In the early days of the pandemic, when labs across the country were struggling to meet the demand for testing supplies and materials, the Wisconsin Veterinary Diagnostic Laboratory immediately took action. The state’s leading animal health lab provided COVID-19 test kits, scarce materials, equipment and training to the Wisconsin State Laboratory of Hygiene, which performs COVID-19 testing for high-priority patients statewide.
Now, the two labs are coming together again in support of University of Wisconsin–Madison efforts to provide free COVID-19 testing to the entire campus community. The goal is to identify infections, isolate and care for those who are sick, and limit the spread of the disease as campus moves forward with a modified re-opening plan.
By the beginning of the fall semester on September 2, UW–Madison will offer no-cost testing to all students, faculty and staff, with some testing set to begin in early August.
The full campus plan also includes regular screening of UW Housing residents and employees and surveillance testing among volunteer groups of students and employees from representative areas of campus. This approach will allow campus to rapidly identify and isolate potential cases, including among people who may not exhibit symptoms of COVID-19, helping to curb disease transmission.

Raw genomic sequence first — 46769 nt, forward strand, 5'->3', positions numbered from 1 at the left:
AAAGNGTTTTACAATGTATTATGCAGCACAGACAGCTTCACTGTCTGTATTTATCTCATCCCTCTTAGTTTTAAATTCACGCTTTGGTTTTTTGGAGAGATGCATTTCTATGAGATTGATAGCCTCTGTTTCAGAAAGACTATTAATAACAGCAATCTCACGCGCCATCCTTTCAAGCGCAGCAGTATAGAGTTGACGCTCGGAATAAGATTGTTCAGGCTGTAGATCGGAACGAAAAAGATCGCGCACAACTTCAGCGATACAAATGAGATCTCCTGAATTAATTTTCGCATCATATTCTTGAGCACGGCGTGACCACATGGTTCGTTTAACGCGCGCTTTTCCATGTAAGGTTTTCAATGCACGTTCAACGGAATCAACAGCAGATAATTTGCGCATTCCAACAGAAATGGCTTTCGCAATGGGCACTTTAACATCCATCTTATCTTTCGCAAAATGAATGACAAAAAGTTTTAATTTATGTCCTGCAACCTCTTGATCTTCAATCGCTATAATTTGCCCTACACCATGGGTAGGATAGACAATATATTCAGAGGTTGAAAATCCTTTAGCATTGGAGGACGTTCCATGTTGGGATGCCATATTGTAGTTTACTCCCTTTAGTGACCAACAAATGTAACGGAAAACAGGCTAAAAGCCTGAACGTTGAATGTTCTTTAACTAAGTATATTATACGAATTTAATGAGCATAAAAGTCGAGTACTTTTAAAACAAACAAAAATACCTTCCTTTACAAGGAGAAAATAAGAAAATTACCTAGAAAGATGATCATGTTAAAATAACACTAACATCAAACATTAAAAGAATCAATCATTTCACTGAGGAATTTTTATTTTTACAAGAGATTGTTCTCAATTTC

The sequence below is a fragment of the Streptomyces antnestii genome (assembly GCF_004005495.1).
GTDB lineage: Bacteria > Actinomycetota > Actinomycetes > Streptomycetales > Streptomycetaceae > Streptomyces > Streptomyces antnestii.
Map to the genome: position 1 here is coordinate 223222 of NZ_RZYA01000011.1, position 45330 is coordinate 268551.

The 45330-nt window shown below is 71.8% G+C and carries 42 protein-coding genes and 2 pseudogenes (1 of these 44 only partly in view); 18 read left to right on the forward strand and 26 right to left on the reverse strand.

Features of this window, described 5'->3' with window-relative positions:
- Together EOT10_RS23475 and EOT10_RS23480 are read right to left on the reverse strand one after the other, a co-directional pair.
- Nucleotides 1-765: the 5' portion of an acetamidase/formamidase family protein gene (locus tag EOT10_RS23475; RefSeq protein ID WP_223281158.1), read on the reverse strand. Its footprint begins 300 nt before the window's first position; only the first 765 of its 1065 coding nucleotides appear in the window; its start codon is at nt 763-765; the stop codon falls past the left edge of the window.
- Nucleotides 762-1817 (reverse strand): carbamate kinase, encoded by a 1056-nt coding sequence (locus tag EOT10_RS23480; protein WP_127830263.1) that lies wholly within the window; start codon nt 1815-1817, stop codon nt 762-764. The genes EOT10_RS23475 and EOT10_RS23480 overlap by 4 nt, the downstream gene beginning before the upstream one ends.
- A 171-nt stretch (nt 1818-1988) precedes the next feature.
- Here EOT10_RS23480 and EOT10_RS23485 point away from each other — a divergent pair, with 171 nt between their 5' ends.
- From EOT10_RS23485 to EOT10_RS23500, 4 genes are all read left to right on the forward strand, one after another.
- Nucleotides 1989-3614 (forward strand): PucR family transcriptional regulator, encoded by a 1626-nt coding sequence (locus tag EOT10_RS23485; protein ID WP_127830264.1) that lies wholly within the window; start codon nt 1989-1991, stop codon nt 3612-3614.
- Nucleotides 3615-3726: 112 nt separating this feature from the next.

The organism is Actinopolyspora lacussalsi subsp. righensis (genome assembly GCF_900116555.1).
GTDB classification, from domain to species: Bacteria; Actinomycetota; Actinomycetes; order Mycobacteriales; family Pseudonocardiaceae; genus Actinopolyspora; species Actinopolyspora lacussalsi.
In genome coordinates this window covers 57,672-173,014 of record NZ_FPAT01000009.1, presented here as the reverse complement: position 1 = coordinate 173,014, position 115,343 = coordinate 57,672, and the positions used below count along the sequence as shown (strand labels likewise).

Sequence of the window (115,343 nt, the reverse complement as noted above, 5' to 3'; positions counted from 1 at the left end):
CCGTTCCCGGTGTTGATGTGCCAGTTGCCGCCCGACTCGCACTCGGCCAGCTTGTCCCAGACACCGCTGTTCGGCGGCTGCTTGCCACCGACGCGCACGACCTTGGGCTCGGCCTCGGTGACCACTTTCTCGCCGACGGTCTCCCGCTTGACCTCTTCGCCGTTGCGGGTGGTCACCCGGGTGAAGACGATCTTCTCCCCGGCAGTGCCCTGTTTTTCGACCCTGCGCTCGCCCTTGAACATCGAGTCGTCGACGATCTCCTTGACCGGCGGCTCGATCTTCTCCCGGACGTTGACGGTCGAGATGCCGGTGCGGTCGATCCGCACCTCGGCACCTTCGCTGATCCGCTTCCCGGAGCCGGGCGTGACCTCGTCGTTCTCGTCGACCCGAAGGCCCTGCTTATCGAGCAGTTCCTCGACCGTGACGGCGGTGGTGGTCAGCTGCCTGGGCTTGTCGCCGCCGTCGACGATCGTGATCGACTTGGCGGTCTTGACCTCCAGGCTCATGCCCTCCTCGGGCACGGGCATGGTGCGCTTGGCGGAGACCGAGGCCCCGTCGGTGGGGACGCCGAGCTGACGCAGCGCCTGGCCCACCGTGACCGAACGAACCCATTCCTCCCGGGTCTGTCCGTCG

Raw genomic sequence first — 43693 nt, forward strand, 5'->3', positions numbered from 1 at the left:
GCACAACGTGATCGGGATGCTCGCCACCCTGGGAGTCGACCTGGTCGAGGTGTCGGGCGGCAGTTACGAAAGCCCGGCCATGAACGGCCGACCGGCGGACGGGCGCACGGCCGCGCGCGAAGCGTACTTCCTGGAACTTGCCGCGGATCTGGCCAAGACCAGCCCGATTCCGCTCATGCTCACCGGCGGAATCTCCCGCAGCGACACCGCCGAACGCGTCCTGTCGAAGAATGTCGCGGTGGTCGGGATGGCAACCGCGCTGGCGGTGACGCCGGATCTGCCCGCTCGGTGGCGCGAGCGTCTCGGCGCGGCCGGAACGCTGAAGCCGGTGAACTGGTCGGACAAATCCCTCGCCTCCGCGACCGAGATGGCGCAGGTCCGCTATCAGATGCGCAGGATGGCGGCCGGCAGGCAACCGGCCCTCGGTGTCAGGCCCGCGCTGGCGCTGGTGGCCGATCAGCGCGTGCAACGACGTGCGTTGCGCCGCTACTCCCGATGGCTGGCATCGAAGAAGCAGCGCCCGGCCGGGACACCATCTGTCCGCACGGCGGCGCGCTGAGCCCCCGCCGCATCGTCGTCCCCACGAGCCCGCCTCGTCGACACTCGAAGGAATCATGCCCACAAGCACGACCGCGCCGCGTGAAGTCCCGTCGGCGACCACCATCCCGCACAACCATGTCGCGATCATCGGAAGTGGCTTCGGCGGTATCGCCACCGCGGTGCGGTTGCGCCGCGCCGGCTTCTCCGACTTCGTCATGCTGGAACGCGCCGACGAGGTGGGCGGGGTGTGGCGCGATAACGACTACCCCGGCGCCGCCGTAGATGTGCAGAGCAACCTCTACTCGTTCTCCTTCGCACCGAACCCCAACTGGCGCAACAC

Testing will augment other UW–Madison efforts to keep the community safe, including a face covering requirement in all indoor and some outdoor locations; changes to ensure physical distancing; reduced density in campus spaces, including classrooms; and enhanced cleaning protocols.
“I think the culture … and the type of expertise that we have on this campus with infectious disease testing and management, really, it creates a great foundation for a partnership like this to flourish,” says Keith Poulsen, director of the veterinary diagnostic lab, noting the unique relationships across campus that make the plan possible.
To perform human diagnostic tests, laboratories need federal Clinical Laboratory Improvement Amendments, or CLIA, certification. At UW–Madison, the Wisconsin State Lab of Hygiene and University Health Services are the only entities with such credentials (University of Wisconsin Hospital and Clinics is also CLIA certified).
However, as the state’s public health laboratory, WSLH is responsible for processing a significant number of COVID-19 tests from patients across Wisconsin. It was not possible for WSLH to take on the full testing needs of campus. Given the existing relationship between the two labs, and WVDL’s national expertise in large-scale diagnostic disease testing, early conversations between colleagues led to the idea that WVDL might be able operate under WSLH’s license.